A few prior studies [39, 40] in Bangladesh have documented the daily phytate intake of women in their typical consumed diet. However, there is no study that reports phytate intake and its effect on the bioavailability of major micronutrients from the typical diet of pregnant women in Bangladesh. Even the two randomized trials, involving pregnant women in Bangladesh, (JiVitA-3  and MINIMat ), which investigated effects of maternal multiple micronutrients [41, 42] and early food supplementation  on maternal hemoglobin , birth weight [41, 42], infant mortality [41, 42], and adverse birth outcomes [41, 42], have not reported the phytate intake of the studied pregnant women and its effect on the bioavailability of minerals from maternal diet.
Dietary phytate intake
Previous studies found a wide variation in phytate intake among the diets of rural women of Bangladesh. For example, Bhargava et al.  reported a very high mean daily phytate intake (around 2300 mg), whereas Arsenault et al. , in another study, reported phytate intake of approximately 650 mg. The wide difference in daily phytate intake between these two studies was probably due to the variations in energy intake among the studied rural women. In our study, we found that the average phytate intake of the rural pregnant women was 695 mg; this finding is in agreement with Arsenault et al.’s reported phytate intake of rural women in Bangladesh .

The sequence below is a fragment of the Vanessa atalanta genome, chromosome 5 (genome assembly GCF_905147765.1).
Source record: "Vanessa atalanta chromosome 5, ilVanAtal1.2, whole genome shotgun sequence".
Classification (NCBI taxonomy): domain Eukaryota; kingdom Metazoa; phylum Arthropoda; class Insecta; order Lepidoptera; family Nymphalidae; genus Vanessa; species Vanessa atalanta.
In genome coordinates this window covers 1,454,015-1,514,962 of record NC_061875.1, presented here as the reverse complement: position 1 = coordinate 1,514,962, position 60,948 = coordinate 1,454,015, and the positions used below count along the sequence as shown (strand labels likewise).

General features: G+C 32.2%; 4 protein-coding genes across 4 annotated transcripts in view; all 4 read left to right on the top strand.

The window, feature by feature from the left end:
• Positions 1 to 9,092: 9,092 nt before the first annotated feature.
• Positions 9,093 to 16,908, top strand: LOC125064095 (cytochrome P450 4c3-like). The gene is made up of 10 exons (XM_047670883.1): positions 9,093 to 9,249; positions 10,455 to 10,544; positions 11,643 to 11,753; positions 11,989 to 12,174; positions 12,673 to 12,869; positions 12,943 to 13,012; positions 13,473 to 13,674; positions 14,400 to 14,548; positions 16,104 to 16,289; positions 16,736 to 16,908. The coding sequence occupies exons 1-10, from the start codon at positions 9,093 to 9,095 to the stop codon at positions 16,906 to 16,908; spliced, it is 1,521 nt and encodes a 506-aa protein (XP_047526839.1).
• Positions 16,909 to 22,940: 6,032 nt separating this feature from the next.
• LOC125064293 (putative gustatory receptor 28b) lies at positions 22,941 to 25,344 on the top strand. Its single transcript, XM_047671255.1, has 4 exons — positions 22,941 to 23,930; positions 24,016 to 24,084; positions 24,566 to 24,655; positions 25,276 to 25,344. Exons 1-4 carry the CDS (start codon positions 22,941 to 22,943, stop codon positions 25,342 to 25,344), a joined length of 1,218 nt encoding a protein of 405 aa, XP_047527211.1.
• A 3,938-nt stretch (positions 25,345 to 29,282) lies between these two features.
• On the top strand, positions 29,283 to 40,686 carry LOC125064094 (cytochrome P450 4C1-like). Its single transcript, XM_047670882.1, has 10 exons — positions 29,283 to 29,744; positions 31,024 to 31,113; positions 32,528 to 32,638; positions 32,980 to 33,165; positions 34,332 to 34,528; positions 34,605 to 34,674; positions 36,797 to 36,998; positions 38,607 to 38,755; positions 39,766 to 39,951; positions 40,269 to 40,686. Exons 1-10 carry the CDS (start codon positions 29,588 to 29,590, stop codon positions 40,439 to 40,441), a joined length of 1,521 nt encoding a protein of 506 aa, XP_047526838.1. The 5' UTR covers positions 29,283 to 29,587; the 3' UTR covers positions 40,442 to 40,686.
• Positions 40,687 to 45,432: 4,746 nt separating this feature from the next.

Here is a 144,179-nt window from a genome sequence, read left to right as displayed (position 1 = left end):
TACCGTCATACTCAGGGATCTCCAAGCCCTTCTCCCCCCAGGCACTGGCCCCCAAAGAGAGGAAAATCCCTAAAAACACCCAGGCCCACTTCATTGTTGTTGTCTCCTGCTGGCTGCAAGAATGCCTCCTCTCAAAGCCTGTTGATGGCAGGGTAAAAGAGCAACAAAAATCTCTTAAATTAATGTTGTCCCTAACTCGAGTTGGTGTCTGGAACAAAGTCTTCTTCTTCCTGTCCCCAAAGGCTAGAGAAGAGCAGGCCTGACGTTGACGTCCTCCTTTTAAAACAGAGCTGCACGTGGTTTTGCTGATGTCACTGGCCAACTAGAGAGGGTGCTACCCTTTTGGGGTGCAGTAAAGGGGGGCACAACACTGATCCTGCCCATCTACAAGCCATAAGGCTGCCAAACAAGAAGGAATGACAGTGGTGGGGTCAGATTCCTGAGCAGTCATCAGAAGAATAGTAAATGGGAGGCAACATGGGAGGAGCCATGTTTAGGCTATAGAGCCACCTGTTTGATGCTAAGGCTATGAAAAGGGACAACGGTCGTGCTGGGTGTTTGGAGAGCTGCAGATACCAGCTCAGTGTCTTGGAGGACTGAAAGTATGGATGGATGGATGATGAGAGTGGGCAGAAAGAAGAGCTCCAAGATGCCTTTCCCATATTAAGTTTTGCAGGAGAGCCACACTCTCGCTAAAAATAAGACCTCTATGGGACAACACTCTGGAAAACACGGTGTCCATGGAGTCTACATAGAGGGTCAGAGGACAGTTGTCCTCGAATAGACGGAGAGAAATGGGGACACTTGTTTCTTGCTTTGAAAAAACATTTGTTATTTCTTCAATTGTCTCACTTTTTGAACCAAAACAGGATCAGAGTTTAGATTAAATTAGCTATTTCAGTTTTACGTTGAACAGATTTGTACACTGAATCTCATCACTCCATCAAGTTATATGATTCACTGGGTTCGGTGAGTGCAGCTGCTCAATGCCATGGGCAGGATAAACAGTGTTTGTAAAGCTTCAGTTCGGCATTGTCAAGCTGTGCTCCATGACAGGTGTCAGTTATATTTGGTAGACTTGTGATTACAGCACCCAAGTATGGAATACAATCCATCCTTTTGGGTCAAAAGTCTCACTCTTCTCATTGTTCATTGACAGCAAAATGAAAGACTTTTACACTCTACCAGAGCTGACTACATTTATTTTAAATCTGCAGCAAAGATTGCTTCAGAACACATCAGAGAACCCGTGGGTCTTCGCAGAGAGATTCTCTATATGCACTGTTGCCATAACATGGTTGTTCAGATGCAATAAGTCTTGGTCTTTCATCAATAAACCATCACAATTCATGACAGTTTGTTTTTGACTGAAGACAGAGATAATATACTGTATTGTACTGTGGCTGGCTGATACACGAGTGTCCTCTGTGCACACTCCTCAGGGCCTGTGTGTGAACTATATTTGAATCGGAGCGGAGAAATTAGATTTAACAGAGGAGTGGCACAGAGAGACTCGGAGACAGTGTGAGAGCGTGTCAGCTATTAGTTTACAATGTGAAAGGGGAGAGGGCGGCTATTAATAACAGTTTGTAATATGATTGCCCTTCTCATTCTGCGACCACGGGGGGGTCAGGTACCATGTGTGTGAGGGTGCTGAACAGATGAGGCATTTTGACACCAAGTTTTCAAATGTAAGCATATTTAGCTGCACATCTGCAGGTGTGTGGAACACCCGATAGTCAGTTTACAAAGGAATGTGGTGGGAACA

The average daily phytate intake among rural pregnant women in our study was lower than that in Ethiopia  and Guatemala , while it was reported that the women of childbearing age in Sweden , Italy  and Finland  consumed about 180 mg, 293 mg, and 370 mg of phytate per day, respectively. A few studies on women in other Asian countries indicate that average phytate intake is higher compared to Western countries. Taiwan has reported an average phytate intake of 690 mg/day , whereas Indian women consume as much as 1560–2500 mg of phytate per day. Nititham et al.  reported that the daily phytate intake of non-urban women in Thailand was 1139 mg, while women in South Korea  showed phytate intakes of 752 mg/day.
Phytate to minerals molar ratios for bioavailability
This study focuses on diet-related factors, especially the inhibitory effect of phytate on calcium, iron and zinc bioavailability from the consumed diet of rural pregnant women in Bangladesh. The influence of phytate on the bioavailability of essential micronutrients depends not only on the phytate contents of the diet, but also the phytate and micronutrients’ interaction. We have used phytate to minerals molar ratios to forecast the inhibitory effect of phytate on the bioavailability of minerals from the consumed diet of the pregnant women [18, 19, 23, 25]. Moreover, we have used cut-off values for each of the molar ratios to identify the proportion of pregnant women affected by the inhibitory effects of phytate intake on calcium, iron and zinc bioavailability. We have reported the mean phytate to minerals molar ratios and further segregated the molar ratios by quintiles of phytate intake from the diet. All the molar ratios in our study were found to increase with the concomitant increment of phytate intake across the quintiles.